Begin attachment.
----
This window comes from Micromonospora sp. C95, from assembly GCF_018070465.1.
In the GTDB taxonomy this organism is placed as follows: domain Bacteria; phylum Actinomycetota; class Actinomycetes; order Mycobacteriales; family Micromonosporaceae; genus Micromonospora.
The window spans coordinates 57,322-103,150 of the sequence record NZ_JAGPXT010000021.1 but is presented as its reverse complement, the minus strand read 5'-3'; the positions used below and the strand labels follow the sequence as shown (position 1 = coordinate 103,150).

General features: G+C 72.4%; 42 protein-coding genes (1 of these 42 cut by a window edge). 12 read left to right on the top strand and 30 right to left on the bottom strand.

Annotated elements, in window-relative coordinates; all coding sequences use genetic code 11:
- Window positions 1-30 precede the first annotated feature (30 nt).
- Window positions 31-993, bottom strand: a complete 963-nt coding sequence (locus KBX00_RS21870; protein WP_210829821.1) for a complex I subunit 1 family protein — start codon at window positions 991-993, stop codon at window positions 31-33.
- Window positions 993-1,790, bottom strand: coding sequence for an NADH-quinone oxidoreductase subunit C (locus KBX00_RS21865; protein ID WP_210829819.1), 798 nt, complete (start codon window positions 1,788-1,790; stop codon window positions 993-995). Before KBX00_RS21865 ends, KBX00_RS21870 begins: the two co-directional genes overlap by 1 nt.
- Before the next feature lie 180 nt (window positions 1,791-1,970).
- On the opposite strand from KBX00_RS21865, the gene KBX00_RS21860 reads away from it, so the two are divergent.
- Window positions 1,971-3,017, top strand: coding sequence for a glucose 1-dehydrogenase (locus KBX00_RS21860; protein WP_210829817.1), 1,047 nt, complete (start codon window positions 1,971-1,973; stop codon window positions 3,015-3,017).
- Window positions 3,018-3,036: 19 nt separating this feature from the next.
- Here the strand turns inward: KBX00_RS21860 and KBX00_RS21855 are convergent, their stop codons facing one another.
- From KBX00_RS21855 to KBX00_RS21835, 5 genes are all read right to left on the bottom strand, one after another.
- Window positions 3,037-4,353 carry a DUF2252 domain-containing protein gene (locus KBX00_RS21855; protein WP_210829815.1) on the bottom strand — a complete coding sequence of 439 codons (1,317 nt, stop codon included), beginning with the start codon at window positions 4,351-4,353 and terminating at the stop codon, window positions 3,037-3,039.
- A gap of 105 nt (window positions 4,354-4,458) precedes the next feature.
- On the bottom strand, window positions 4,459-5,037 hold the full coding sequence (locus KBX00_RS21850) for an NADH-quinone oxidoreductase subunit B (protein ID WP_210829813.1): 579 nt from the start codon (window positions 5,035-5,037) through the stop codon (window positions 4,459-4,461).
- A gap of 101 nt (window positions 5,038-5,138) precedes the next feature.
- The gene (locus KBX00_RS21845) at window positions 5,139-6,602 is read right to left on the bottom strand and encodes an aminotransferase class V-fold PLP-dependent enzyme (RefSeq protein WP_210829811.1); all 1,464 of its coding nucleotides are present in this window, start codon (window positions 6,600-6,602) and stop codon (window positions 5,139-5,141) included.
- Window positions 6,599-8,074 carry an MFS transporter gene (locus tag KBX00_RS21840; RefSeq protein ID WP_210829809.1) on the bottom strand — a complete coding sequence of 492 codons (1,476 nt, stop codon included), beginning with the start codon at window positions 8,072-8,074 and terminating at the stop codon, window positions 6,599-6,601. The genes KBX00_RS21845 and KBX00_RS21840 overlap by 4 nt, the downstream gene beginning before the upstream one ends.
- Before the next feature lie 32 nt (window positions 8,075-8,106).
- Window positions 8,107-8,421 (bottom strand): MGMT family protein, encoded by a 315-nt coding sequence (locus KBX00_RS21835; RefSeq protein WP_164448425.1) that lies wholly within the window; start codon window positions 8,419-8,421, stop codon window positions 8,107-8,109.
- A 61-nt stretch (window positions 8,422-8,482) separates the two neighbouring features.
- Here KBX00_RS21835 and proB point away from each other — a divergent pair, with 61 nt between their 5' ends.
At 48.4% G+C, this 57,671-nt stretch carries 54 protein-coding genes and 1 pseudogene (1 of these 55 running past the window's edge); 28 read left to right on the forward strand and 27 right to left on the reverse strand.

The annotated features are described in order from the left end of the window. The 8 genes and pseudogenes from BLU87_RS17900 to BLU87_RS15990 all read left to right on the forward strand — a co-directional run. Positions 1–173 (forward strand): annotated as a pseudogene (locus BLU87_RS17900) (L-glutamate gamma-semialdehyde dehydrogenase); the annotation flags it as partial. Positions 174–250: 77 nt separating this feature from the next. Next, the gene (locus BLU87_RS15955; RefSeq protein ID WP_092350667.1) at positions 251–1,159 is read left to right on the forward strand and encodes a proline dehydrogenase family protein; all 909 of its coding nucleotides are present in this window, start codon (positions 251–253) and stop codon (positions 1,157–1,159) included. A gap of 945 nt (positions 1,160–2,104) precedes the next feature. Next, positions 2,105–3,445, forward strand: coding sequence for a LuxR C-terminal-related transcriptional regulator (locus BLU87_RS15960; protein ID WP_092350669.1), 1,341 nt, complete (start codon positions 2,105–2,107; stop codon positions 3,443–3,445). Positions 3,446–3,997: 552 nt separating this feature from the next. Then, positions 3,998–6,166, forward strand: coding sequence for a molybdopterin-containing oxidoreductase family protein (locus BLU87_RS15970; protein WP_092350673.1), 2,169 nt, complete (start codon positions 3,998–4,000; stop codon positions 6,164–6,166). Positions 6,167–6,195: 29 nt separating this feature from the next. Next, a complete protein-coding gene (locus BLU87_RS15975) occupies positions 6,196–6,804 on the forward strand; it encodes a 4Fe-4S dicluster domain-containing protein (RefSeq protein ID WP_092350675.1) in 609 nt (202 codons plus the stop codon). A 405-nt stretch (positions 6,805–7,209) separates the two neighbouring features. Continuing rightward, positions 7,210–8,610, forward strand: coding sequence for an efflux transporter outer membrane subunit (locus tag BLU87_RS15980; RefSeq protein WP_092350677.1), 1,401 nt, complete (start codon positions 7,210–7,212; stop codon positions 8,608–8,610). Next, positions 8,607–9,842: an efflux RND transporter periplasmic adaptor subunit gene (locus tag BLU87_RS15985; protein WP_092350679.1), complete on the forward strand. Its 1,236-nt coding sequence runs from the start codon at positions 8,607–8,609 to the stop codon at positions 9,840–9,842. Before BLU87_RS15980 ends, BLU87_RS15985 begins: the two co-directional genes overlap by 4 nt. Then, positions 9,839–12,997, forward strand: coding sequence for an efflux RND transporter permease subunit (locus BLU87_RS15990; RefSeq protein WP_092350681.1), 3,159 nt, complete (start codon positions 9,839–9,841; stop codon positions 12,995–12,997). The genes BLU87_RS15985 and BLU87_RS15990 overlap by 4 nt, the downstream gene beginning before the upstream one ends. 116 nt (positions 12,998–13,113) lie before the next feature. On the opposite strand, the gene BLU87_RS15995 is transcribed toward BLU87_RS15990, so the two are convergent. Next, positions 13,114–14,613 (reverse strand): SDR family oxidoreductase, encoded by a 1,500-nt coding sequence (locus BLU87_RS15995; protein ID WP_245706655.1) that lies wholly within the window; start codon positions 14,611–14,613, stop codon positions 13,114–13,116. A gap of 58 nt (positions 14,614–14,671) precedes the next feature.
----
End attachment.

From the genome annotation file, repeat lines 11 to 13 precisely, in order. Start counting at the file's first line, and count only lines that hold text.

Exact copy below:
- Window positions 1,971-3,017, top strand: coding sequence for a glucose 1-dehydrogenase (locus KBX00_RS21860; protein WP_210829817.1), 1,047 nt, complete (start codon window positions 1,971-1,973; stop codon window positions 3,015-3,017).
- Window positions 3,018-3,036: 19 nt separating this feature from the next.
- Here the strand turns inward: KBX00_RS21860 and KBX00_RS21855 are convergent, their stop codons facing one another.